The supervisors’ request for an audit will be submitted at the board’s next meeting Sept. 6. The OCPA will then have 3 days to approve an audit. Failing that, the supervisors said they will withdraw as a member of the power authority.
“Our office has received numerous calls concerning alleged mismanagement, and we need an objective third party to either confirm or alleviate any future concerns,” Supervisor Katrina Foley told The Epoch Times in an email. “We are giving OCPA one more chance to do the right thing.”
Foley said flags for concern from the audit would be evidence of fiscal risk, rate and energy resource transparency, and noncompliance of state laws.
The supervisors had previously directed county officials to investigate any legal or financial risks of the OCPA in June after the agency faced a series of controversies, including higher prices for customers than originally advertised, calls by the agency’s board members for CEO Brian Probolsky to resign, and a whistleblower legal complaint filed by Probolsky claiming board members are scheming to remove him as CEO.
The OCPA, formed in December 2020, markets itself as an organization that purchases renewable energy for Buena Park, Irvine, Fullerton, and Huntington Beach.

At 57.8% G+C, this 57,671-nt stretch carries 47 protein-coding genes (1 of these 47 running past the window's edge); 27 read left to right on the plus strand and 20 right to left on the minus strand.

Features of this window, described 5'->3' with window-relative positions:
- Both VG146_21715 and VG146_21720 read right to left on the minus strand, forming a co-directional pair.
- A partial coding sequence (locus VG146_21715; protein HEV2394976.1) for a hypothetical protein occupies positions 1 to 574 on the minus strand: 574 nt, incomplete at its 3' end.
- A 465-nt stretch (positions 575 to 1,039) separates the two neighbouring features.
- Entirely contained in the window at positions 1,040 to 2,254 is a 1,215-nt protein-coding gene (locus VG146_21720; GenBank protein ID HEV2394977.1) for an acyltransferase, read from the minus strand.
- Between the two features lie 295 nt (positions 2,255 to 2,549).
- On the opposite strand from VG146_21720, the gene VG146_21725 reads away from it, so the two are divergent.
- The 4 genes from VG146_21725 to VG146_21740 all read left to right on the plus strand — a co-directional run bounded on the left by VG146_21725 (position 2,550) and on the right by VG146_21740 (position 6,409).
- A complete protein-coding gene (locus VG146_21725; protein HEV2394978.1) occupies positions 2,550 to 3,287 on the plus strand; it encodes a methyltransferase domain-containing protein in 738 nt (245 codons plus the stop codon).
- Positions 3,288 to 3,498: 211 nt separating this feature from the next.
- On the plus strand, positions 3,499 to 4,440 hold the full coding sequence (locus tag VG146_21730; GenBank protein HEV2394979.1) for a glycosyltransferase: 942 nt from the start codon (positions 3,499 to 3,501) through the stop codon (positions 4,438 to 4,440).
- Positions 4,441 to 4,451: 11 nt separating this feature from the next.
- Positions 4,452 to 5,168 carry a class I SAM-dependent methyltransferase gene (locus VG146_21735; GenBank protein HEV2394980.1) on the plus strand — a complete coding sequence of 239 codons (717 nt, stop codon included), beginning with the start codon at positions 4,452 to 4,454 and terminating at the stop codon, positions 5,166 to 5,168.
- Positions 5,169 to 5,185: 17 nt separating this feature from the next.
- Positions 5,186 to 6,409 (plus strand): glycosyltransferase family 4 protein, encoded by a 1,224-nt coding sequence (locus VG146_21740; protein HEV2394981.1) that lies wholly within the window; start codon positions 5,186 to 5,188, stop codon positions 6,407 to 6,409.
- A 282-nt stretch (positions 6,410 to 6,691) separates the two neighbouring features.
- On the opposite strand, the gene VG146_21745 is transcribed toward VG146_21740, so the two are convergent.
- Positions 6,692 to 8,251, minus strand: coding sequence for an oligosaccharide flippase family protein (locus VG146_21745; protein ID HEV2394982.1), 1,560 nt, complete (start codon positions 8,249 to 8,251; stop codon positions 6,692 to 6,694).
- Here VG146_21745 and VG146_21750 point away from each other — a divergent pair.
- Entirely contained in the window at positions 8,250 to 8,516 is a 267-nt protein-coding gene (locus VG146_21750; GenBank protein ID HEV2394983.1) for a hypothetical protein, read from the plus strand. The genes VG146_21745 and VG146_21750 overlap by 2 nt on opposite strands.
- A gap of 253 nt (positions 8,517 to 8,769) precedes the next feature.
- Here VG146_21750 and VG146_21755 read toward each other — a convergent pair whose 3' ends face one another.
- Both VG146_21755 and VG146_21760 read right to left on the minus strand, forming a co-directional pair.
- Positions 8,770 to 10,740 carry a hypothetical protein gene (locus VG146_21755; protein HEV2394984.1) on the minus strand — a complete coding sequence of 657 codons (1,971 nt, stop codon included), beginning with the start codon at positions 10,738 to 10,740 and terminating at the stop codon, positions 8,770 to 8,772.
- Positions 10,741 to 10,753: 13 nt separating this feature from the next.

In April, over 38,000 businesses in these areas were opted into the OCPA, switching from Southern California Edison. Coming October, residents in these cities will be opted in.
The county Board of Supervisors are a pending member of the agency. If the OCPA survives the audit, residents and businesses in the county’s unincorporated areas will be opted in.
During the Tuesday meeting, Supervisor Lisa Bartlett proposed to withdraw from the OCPA.
“My office has received numerous complaints from residents expressing outrage and confusion at the conflicting and misleading messaging coming from OCPA,” Bartlett said.
Doubt in the nonprofit’s transparency has emerged as businesses were told prices would be similar to Edison, but statistics show as high as a 7 percent increase in Irvine for some customers, Bartlett said.
Not everyone was in opposition to the OCPA’s conduct. Supervisor Wagner was fully supportive, as he mentioned a 7 percent increase in cost isn’t a significant increase, considering its below today’s inflation rate.
“It’s a premium that you as a purchaser of power have a right or have an opportunity to pay for greener power,” Wagner said.
Skepticism surrounded OCPA as when the supervisors discussed the California Public Utilities Commission’s recent fine of nearly $2 million for failing to purchase enough electricity to ensure it can provide its customers with uninterrupted electricity service this summer.
Wagner defended the Power Authority, saying the fine was due to unreasonably high mandates set forth by the Public Utilities Commission.